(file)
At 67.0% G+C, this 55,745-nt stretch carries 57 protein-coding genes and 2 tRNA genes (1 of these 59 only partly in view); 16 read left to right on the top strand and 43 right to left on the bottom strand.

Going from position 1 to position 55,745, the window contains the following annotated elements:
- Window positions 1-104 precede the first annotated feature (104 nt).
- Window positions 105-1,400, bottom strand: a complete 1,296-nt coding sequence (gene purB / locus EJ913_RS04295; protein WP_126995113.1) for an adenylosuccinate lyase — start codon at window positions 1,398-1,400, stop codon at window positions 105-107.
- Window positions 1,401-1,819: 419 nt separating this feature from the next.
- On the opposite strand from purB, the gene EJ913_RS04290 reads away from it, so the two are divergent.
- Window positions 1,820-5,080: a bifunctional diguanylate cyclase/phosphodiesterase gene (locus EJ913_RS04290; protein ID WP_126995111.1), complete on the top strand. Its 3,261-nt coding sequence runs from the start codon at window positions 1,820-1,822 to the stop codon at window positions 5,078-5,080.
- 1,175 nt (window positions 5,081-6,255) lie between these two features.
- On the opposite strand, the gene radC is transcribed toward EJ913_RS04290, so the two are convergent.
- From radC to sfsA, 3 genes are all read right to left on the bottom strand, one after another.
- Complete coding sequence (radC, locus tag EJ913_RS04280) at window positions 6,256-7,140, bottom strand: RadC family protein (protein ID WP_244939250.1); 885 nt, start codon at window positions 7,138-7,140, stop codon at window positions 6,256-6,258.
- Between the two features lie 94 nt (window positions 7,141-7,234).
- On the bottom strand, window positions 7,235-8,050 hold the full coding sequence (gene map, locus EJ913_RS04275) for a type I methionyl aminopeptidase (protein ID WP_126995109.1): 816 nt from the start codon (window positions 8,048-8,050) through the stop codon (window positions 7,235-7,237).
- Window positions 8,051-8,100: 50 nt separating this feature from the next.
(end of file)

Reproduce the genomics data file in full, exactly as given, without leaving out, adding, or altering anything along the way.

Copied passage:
At 67.0% G+C, this 55,745-nt stretch carries 57 protein-coding genes and 2 tRNA genes (1 of these 59 only partly in view); 16 read left to right on the top strand and 43 right to left on the bottom strand.

Going from position 1 to position 55,745, the window contains the following annotated elements:
- Window positions 1-104 precede the first annotated feature (104 nt).
- Window positions 105-1,400, bottom strand: a complete 1,296-nt coding sequence (gene purB / locus EJ913_RS04295; protein WP_126995113.1) for an adenylosuccinate lyase — start codon at window positions 1,398-1,400, stop codon at window positions 105-107.
- Window positions 1,401-1,819: 419 nt separating this feature from the next.
- On the opposite strand from purB, the gene EJ913_RS04290 reads away from it, so the two are divergent.
- Window positions 1,820-5,080: a bifunctional diguanylate cyclase/phosphodiesterase gene (locus EJ913_RS04290; protein ID WP_126995111.1), complete on the top strand. Its 3,261-nt coding sequence runs from the start codon at window positions 1,820-1,822 to the stop codon at window positions 5,078-5,080.
- 1,175 nt (window positions 5,081-6,255) lie between these two features.
- On the opposite strand, the gene radC is transcribed toward EJ913_RS04290, so the two are convergent.
- From radC to sfsA, 3 genes are all read right to left on the bottom strand, one after another.
- Complete coding sequence (radC, locus tag EJ913_RS04280) at window positions 6,256-7,140, bottom strand: RadC family protein (protein ID WP_244939250.1); 885 nt, start codon at window positions 7,138-7,140, stop codon at window positions 6,256-6,258.
- Between the two features lie 94 nt (window positions 7,141-7,234).
- On the bottom strand, window positions 7,235-8,050 hold the full coding sequence (gene map, locus EJ913_RS04275) for a type I methionyl aminopeptidase (protein ID WP_126995109.1): 816 nt from the start codon (window positions 8,048-8,050) through the stop codon (window positions 7,235-7,237).
- Window positions 8,051-8,100: 50 nt separating this feature from the next.